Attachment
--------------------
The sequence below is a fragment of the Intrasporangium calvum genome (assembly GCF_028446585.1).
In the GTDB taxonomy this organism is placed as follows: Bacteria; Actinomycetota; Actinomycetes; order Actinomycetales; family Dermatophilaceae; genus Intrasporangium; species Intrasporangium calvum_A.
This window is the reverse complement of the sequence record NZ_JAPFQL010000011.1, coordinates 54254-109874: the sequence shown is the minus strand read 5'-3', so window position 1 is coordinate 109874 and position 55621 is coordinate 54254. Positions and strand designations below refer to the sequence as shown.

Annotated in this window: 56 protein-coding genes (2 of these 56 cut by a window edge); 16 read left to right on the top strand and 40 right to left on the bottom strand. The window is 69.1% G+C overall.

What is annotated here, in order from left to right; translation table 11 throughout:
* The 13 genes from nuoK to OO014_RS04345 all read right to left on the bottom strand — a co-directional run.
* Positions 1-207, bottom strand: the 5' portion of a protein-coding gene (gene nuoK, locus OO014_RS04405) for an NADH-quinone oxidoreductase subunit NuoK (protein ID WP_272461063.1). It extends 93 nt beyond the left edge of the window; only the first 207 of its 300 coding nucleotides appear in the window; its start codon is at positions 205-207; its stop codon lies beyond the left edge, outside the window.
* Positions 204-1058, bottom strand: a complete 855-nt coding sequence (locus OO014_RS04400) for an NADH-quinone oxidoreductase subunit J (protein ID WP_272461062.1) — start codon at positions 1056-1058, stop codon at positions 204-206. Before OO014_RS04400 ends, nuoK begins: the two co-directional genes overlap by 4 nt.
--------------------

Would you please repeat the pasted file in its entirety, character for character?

The sequence below is a fragment of the Intrasporangium calvum genome (assembly GCF_028446585.1).
In the GTDB taxonomy this organism is placed as follows: Bacteria; Actinomycetota; Actinomycetes; order Actinomycetales; family Dermatophilaceae; genus Intrasporangium; species Intrasporangium calvum_A.
This window is the reverse complement of the sequence record NZ_JAPFQL010000011.1, coordinates 54254-109874: the sequence shown is the minus strand read 5'-3', so window position 1 is coordinate 109874 and position 55621 is coordinate 54254. Positions and strand designations below refer to the sequence as shown.

Annotated in this window: 56 protein-coding genes (2 of these 56 cut by a window edge); 16 read left to right on the top strand and 40 right to left on the bottom strand. The window is 69.1% G+C overall.

What is annotated here, in order from left to right; translation table 11 throughout:
* The 13 genes from nuoK to OO014_RS04345 all read right to left on the bottom strand — a co-directional run.
* Positions 1-207, bottom strand: the 5' portion of a protein-coding gene (gene nuoK, locus OO014_RS04405) for an NADH-quinone oxidoreductase subunit NuoK (protein ID WP_272461063.1). It extends 93 nt beyond the left edge of the window; only the first 207 of its 300 coding nucleotides appear in the window; its start codon is at positions 205-207; its stop codon lies beyond the left edge, outside the window.
* Positions 204-1058, bottom strand: a complete 855-nt coding sequence (locus OO014_RS04400) for an NADH-quinone oxidoreductase subunit J (protein ID WP_272461062.1) — start codon at positions 1056-1058, stop codon at positions 204-206. Before OO014_RS04400 ends, nuoK begins: the two co-directional genes overlap by 4 nt.